Our World: Bush's historical parallels

Unlike president Harry S Truman, George Bush has not yet struck a clear course for fighting the war.

glick long hair 88 (photo credit: )
glick long hair 88
(photo credit: )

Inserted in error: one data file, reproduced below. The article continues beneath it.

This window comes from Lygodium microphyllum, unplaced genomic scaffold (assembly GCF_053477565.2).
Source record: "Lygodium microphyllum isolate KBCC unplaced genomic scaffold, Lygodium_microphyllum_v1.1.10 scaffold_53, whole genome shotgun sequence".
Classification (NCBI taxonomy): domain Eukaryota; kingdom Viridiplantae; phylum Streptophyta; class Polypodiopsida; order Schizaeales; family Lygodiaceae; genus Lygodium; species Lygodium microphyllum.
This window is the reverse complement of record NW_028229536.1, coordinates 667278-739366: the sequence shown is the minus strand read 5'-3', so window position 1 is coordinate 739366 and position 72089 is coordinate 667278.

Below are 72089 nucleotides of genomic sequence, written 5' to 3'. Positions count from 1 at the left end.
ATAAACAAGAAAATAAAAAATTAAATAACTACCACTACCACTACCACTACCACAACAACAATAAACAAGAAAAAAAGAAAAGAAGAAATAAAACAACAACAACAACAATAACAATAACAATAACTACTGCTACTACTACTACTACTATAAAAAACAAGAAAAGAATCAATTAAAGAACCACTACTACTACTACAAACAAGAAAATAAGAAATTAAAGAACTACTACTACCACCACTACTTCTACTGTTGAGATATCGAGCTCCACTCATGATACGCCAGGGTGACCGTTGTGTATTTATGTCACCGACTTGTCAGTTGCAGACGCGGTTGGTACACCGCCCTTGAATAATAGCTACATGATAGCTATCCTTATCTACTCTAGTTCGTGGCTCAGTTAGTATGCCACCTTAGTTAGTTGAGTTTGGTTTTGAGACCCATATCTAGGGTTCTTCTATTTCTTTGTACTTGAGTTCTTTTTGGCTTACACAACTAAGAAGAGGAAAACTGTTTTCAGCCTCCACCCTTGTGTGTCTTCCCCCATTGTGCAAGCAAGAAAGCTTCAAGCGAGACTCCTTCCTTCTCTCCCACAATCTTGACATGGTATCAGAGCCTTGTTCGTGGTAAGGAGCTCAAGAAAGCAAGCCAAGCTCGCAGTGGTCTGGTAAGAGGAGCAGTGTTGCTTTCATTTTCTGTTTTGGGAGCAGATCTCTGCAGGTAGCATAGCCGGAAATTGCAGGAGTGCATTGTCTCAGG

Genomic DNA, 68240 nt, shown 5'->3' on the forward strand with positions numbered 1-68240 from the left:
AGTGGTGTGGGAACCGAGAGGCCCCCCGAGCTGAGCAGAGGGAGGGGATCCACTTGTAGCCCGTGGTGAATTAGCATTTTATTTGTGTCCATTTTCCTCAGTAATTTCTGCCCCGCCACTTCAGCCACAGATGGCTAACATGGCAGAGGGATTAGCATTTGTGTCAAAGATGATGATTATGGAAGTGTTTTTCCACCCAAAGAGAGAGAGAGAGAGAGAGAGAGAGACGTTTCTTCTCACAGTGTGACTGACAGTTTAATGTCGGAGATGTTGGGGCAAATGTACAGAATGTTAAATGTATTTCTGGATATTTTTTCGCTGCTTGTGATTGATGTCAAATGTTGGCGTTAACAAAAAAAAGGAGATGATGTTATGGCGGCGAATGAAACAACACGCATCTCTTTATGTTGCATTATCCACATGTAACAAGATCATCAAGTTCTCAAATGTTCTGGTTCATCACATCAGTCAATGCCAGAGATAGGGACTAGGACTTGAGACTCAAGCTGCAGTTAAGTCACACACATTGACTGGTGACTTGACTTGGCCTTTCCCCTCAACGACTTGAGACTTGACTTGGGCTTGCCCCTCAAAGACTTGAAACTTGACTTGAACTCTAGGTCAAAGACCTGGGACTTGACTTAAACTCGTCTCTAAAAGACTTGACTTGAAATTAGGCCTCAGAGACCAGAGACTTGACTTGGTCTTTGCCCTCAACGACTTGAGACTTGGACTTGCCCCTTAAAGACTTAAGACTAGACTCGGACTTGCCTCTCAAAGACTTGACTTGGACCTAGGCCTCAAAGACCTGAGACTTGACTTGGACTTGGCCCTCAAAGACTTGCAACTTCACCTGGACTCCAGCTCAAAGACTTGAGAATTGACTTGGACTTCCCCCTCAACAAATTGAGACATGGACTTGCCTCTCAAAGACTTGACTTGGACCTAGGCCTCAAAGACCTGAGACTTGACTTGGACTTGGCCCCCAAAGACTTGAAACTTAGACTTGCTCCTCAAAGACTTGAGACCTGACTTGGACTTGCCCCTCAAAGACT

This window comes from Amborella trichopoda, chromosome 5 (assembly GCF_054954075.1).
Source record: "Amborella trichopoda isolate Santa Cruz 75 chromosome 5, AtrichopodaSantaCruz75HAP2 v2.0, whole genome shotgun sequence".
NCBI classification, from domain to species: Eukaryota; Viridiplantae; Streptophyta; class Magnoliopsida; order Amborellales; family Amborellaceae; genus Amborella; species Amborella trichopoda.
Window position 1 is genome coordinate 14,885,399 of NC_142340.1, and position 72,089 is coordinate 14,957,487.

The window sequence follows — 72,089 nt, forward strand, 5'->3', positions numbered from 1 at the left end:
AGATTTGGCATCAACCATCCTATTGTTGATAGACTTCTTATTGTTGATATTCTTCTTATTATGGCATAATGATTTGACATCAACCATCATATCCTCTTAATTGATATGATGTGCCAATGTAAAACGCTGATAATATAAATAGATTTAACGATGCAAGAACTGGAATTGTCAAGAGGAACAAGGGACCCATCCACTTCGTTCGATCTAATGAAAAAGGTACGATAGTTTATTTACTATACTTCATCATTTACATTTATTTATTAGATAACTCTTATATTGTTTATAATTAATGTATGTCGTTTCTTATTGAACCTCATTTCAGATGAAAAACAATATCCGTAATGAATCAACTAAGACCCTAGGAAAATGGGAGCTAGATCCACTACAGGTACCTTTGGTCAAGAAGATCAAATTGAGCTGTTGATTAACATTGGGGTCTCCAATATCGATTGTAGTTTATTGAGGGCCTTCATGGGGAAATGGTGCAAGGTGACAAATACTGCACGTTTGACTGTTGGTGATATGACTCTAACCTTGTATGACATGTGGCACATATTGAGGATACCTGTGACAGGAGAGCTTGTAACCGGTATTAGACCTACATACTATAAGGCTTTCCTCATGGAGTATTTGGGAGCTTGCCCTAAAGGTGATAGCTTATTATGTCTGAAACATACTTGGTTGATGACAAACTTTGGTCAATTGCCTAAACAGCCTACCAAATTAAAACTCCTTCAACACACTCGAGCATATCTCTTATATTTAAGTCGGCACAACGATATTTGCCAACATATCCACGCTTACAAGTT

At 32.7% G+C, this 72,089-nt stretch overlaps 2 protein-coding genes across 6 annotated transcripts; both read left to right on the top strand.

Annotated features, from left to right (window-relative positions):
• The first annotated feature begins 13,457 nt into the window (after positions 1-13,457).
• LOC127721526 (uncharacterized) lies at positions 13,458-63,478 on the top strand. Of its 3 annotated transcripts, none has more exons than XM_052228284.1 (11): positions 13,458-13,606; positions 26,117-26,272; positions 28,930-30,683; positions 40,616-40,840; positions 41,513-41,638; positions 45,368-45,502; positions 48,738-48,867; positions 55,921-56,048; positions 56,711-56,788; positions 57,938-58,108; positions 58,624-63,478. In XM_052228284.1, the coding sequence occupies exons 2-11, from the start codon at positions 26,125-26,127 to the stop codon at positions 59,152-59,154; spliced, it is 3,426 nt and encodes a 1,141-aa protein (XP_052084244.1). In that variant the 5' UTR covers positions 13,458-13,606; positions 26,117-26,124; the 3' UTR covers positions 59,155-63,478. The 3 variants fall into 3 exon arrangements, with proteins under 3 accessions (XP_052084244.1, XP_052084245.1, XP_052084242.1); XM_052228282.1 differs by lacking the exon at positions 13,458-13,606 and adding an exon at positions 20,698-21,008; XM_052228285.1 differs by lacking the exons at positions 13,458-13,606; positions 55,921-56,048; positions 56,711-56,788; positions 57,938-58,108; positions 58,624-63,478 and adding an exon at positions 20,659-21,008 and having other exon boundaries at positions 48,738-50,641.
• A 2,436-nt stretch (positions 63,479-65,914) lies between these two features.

During his tenure as President George W. Bush's defense secretary, Donald Rumsfeld often likened the administration's foreign policy decisions to those of the Truman administration during the first years of the Cold War. As President George W. Bush makes his way to Israel, the Palestinian Authority, Egypt, Saudi Arabia and the Gulf states with a stated agenda of advancing the goal of Palestinian statehood, it is worth examining president Truman's achievements and comparing them with those of President Bush. President Harry S Truman was in some ways an accidental president. Elected vice president in Franklin Delano Roosevelt's fourth term in office, he assumed the presidency when Roosevelt died in April 1945, a month before the Allied victory in Europe and four months before the surrender of Imperial Japan. As the war wound down, Truman was quick to understand the threat that Soviet imperialism and communist ideology posed to US national security. A world dominated by communism was a world in which America, as the beacon of human freedom and liberty, could not be safe. Consequently, he recognized that the rising Cold War between the Soviet Union and the US would be the defining contest of the postwar era. DURING HIS tenure, Truman established the instruments of government and international affairs which, in the years to come, would counter and contain the Soviet threat. He also took military action to begin to combat the Soviets with the intention of rolling back Soviet domination of East-Central Europe and preventing the Soviet Union from expanding its influence globally. Truman established the Defense Department, the National Security Council, the Air Force and the Central Intelligence Agency. He set forth the Truman Doctrine, which prevented Soviet domination of Greece and Turkey and stemmed the political advance of the communists in France and Italy. He established the North Atlantic Treaty Organization to provide for the military defense of Western Europe. Through the Marshall Plan, he enabled the postwar economic recovery of Western Europe. Militarily, Truman conducted the Berlin airlift to ensure the economic development of western Germany as the anchor of postwar Western European unity against the Soviets. He also waged the Korean War to contain communist expansion in Asia. After the Soviets surprised the US with their acquisition of the atom bomb in 1949, Truman moved speedily to test the hydrogen bomb. Moreover, quick to realize that with the advent of Soviet nuclear power the US could no longer rely simply on its nuclear deterrent to fight the Soviets, Truman revamped and expanded US conventional forces which had been largely scrapped in the rapid demobilization after WW2. ON THE IDEOLOGICAL and political front, Truman worked to educate the American people about the threat of communism and took steps to root out Soviet agents from the US government. Truman also set up the infrastructure to combat the Soviets in a war of ideas inside of the Soviet bloc. He founded Radio Free Europe and Radio Liberty which brought American ideals, culture and credible news directly into the Soviet Union and Soviet-controlled East-Central Europe. Beyond all that, Truman willingly took on his foreign policy bureaucracy when he felt that its members were wrong. Against the virulent opposition of his popular secretary of state George Marshall and what Truman referred to as the "striped pants conspirators" in the State Department, he recognized the State of Israel. By the time he left office, then, Truman had ensured that the US had the institutional wherewithal and the political and ideological will to fight the Cold War, and had upheld the principle of presidential control over US foreign policy. LIKE TRUMAN, Bush too was in some respects an accidental president. His electoral victory in the 2000 presidential race came despite his failure to win the popular vote. Like Truman also, Bush has been forced to contend with a foreign policy establishment openly hostile to his stated foreign policy objectives. Truman left office with the lowest popularity ratings in modern US history. The war in Korea was overwhelmingly unpopular and his successor, Dwight D. Eisenhower, based his campaign for office on his pledge to take US forces out of Korea. Although Bush was considered a foreign policy lightweight when he entered office, the September 11, 2001 jihadist attacks on America made it clear that foreign policy would dominate his presidency. And, like Truman, Bush's legacy would be determined by his conduct of the war against the new epochal struggle with Islamic fascism and global jihad. Bush clearly understands this. In his interviews with the Israeli and Arab media ahead of his trip to the Middle East this week, Bush claimed that, like Truman in his day, he hopes that history will remember him as the leader who clearly identified the threats of the 21st century and set up the institutional, military and ideological foundations for the current epochal struggle. Yet although the historical parallels between Bush and Truman are clear, unlike Truman, Bush has not yet struck a clear course for fighting the war and so, with a year left in office, he has not ensured that those who follow him will have either the administrative and international tools to fight the war, or the ideological and political clarity to understand that the war with Islamic fascism is in fact the central security challenge of the new century. Since September 11, Bush has made numerous speeches that have indicated that he does indeed grasp the challenges of our times. In a speech before the National Endowment for Democracy in October 2005 for instance the president said, "The murderous ideology of the Islamic radicals is the great challenge of our new century." In that address and several others like it, Bush argued that jihadists must be denied control over any territory; that there can be no distinction between jihadists and their state sponsors - both have to be defeated - and that the message of democracy and human liberty has to be communicated clearly in an ideological war against those preaching jihad. Bush eschewed appeasement, claiming, "No act of ours invited the rage of the killers - and no concession, bribe or act of appeasement would change or limit their plans for murder. "On the contrary: They target nations whose behavior they believe they can change through violence. Against such an enemy, there is only one effective response: We will never back down, never give in, and never accept anything less than complete victory." Yet speeches like this one have been in large part superseded by the president's actions. With al-Qaida and the Taliban resurgent in Afghanistan and Pakistan, and with Iraq's borders with Syria, Iran and Saudi Arabia still unsecured, the president's sometimes assertive definition of the road to victory has been largely obscured by bumps in that road. THEN TOO, although Bush, like Truman, set out to form institutional tools to fight the long struggle against the forces of jihad, these institutions have done little to advance the cause. The Department of Homeland Security has not stymied the strength of Islamic agents of subversion in the US. And the National Intelligence Directorate has caused grave harm to Bush's foremost objective of preventing Iran from acquiring nuclear weapons. In what has been cast as a bureaucratic assault on presidential power to determine US foreign policy, the National Intelligence Estimate on Iran stripped Bush of the political capacity to act forthrightly to prevent Iran from acquiring nuclear weapons. The Defense Department's decision last week to sack Stephen Coughlin, the only expert on Islamic law in the Pentagon's joint staff, because his documented report on American Muslim institutional support for jihad angered pro-Muslim forces in the Pentagon, is another indication that the foreign policy bureaucracy is successfully scuttling the president's agenda. Most important, though, is the fact that the new centerpiece of Bush's foreign policy agenda is to establish a Palestinian state. Bush's support for Palestinian statehood, stated first just two months after 9/11, has always been difficult to square with his recognition of the global jihad and its radical Islamic ideology as the central challenges of our age. After all, when America was attacked the Palestinians were entering the second year of their jihad against Israel. The Palestinians greeted those attacks with open delight. And now, after the Palestinian people popularly elected Hamas to lead them and transformed Gaza into an operating base for global terrorists; while Fatah leaders like Mahmoud Abbas refuse to accept Israel as a Jewish state and official Fatah security forces wantonly murder Israeli civilians, Bush's main foreign policy goal in his last year in office is to establish a Palestinian state. WHILE BUSH argues that the Palestinians have to be shown what they can achieve if they eschew terror and accept Israel, he never mentions what price they must pay for their continued, open support for Israel's destruction and support for and involvement in the global jihad. In his treatment, then, of the Palestinian war against Israel and its central role in the global jihad, Bush has done more to undermine the coherence of his recognition of the challenges of the 21st century and his own legacy in shaping the free world's war against the forces of terror and jihad than anyone else. Truman is today considered one of the great American presidents because his forthright clarity and consistent policies in office set the US on a steady course for victory against Soviet communism even as specific actions - like the Korean War - were deeply unpopular. In his last year in office, Bush's central challenge is to clarify what he himself has allowed to become muddled about the nature of the current generational struggle. Unfortunately, though his commitment to Palestinian statehood, and his refusal to assert his own foreign policy against the wishes of a hostile bureaucracy, he calls to mind not Truman, but another American president who led his country at the cusp of another formative crisis. Like Bush, James Buchanan - the last president to serve before the Civil War - understood the nature of the gathering storm; yet rather than confront the dangers, he was overwhelmed by them.